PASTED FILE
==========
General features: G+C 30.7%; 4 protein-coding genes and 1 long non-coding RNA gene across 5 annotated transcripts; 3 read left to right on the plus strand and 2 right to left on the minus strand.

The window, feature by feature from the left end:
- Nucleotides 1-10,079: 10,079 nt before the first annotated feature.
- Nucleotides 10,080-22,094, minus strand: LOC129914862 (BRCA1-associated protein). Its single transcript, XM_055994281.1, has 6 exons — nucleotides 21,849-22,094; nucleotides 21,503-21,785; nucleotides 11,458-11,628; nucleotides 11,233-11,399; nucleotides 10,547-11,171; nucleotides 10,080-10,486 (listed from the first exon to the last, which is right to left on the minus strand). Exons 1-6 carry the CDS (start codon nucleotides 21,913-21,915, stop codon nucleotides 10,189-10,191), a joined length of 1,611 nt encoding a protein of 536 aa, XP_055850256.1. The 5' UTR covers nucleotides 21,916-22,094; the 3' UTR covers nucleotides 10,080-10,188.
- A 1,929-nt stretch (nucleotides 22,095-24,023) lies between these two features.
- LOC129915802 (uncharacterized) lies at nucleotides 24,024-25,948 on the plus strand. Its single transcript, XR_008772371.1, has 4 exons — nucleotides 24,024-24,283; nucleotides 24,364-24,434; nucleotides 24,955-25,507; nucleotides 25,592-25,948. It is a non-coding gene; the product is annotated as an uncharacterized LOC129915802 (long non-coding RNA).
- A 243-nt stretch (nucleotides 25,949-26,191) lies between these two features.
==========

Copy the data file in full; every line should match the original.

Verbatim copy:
General features: G+C 30.7%; 4 protein-coding genes and 1 long non-coding RNA gene across 5 annotated transcripts; 3 read left to right on the plus strand and 2 right to left on the minus strand.

The window, feature by feature from the left end:
- Nucleotides 1-10,079: 10,079 nt before the first annotated feature.
- Nucleotides 10,080-22,094, minus strand: LOC129914862 (BRCA1-associated protein). Its single transcript, XM_055994281.1, has 6 exons — nucleotides 21,849-22,094; nucleotides 21,503-21,785; nucleotides 11,458-11,628; nucleotides 11,233-11,399; nucleotides 10,547-11,171; nucleotides 10,080-10,486 (listed from the first exon to the last, which is right to left on the minus strand). Exons 1-6 carry the CDS (start codon nucleotides 21,913-21,915, stop codon nucleotides 10,189-10,191), a joined length of 1,611 nt encoding a protein of 536 aa, XP_055850256.1. The 5' UTR covers nucleotides 21,916-22,094; the 3' UTR covers nucleotides 10,080-10,188.
- A 1,929-nt stretch (nucleotides 22,095-24,023) lies between these two features.
- LOC129915802 (uncharacterized) lies at nucleotides 24,024-25,948 on the plus strand. Its single transcript, XR_008772371.1, has 4 exons — nucleotides 24,024-24,283; nucleotides 24,364-24,434; nucleotides 24,955-25,507; nucleotides 25,592-25,948. It is a non-coding gene; the product is annotated as an uncharacterized LOC129915802 (long non-coding RNA).
- A 243-nt stretch (nucleotides 25,949-26,191) lies between these two features.